End of Iteration Demos: In Scrum the measure of progress is working software!

Modern Project Management defines project progress in many interesting, complex, sometimes useful and sometimes erroneous ways.  From earned value to estimate to complete there is no shortage of thoughts on this always pertinent project management topic.  One of the many simple and effective aspects of the Scrum process is that the key measure of project progress is measured by working software.  This may seem as basic as to almost be taken for granted.  Nevertheless it is remarkable what clear focus can produce, and what a lack of clear focus also produces.

Therefore sprint progress is continuously evaluated thru ongoing software demos by the scrum team.  This simple and transparent activity eliminates surprises, facilitates user story acceptance and provides immediate feedback from the product owner and SME’s to the scrum team.

There are many practices associated with ongoing sprint demos, but the following best practices have been successful in the past and are worth considering:

  • Periodic and / or weekly demos:  Having a re-occurring and predictable demo schedule helps the whole team focus on what is being produced each period, as well has helps the product owners keep up with what is being produced and helps them and the team with the acceptance process.
  • Demo scripts and dry runs: For each sprint scenario, the team develops a step by step script (like a script in a play) then will help define all aspects of the final iteration scripted demo. These scripts will include test the details of the test scenarios, each step in the processing and checking in the demo, who will execute the demo, etc. etc. In preparation for the final demo, the team will perform “dry runs” or rehearsals, just like practicing for the opening night of the play.  These dry runs are performed as many times as required, until they are completed end to end without any errors or issues.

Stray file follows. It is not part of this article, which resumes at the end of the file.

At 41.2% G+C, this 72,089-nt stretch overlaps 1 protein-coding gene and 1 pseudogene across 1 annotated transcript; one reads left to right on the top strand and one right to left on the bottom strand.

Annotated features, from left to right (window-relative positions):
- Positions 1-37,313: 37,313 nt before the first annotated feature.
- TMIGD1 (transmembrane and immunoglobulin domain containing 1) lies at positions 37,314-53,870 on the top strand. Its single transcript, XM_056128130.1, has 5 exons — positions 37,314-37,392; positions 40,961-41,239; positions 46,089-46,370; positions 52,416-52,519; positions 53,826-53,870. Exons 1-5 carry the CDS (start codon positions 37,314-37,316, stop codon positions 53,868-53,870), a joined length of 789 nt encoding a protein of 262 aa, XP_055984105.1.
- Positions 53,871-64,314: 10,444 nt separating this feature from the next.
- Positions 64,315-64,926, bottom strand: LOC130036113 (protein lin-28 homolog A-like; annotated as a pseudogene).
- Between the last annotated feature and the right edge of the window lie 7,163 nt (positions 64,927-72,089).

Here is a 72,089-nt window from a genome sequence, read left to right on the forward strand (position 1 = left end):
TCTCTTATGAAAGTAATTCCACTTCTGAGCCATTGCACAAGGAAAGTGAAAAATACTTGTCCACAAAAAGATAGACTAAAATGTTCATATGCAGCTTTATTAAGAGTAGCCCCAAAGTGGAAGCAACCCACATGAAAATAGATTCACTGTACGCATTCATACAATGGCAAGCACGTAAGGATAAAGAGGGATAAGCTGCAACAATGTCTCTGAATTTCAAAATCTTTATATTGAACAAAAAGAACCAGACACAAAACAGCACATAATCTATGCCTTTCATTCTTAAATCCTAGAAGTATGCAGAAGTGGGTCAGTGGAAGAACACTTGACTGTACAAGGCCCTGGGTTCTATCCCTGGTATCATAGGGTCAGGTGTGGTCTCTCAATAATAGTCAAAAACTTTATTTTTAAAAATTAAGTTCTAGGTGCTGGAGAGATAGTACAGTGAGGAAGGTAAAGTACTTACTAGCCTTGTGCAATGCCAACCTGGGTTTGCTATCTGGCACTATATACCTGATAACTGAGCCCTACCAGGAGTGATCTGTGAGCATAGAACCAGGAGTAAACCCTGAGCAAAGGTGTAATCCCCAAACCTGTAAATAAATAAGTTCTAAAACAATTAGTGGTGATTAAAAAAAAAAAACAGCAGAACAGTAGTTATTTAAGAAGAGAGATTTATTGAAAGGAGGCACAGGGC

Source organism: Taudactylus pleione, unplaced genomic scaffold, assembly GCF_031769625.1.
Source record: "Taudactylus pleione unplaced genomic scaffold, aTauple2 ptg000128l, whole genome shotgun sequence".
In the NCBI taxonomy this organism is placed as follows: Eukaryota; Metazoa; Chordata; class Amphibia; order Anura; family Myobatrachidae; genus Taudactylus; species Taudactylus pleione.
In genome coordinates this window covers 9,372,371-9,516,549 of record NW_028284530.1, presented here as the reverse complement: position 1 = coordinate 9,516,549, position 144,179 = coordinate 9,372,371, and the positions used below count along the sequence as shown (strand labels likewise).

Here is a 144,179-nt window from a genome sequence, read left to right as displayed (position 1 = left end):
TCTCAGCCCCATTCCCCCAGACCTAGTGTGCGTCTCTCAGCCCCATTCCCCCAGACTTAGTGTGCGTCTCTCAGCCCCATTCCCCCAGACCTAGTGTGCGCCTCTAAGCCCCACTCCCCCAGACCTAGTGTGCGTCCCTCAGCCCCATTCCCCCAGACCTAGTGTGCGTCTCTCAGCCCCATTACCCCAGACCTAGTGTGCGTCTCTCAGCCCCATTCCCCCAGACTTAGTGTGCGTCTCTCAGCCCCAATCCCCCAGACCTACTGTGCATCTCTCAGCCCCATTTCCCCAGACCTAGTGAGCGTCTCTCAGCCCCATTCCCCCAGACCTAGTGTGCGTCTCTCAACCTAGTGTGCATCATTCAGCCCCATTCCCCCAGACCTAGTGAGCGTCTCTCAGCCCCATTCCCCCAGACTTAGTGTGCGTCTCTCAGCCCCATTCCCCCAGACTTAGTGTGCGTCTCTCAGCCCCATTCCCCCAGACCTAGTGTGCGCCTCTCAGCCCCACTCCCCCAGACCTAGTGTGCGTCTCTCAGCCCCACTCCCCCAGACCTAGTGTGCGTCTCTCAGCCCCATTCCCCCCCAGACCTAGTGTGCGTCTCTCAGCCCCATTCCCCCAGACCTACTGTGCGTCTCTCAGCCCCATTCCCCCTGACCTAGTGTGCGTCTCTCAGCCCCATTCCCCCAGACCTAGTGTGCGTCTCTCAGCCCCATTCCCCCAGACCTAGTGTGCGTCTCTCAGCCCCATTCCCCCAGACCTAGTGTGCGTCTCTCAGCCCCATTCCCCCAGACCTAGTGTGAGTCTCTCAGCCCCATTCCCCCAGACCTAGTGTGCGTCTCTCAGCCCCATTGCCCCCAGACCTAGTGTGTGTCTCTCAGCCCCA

• Demo Day: Finally the big day has arrived and the excitement that the whole team feels the day of the demo is palatable.  In fact the “opening night” analogy is a good one!
  • Celebrating a successful Demo:  After a successful demo, the team is in a mood to celebrate, and celebrate they should!  Whether it is a pizza lunch, a group hug, dinner offsite or what ever, nothing helps the team building and bonding process like celebrating a team success together as a team. This is very cool and should not be overlooked or minimized!

Nothing breeds success like success and nothing builds credibility and trust with product owners and stakeholders like working software! It is so cool seeing the faces and reactions of product owners as they begin to consistently see working software produced demo after demo and sprint after sprint.  Before long these product owners become the biggest supporters of the scrum team and the scrum process. As they adjust to the rhythm of a sprint (sprint planning, daily stand ups, periodic demos, dry runs and then demo day), they become super productive and much more confident and satisfied with their own role and the results produced for their efforts!

Cheers and regards, PR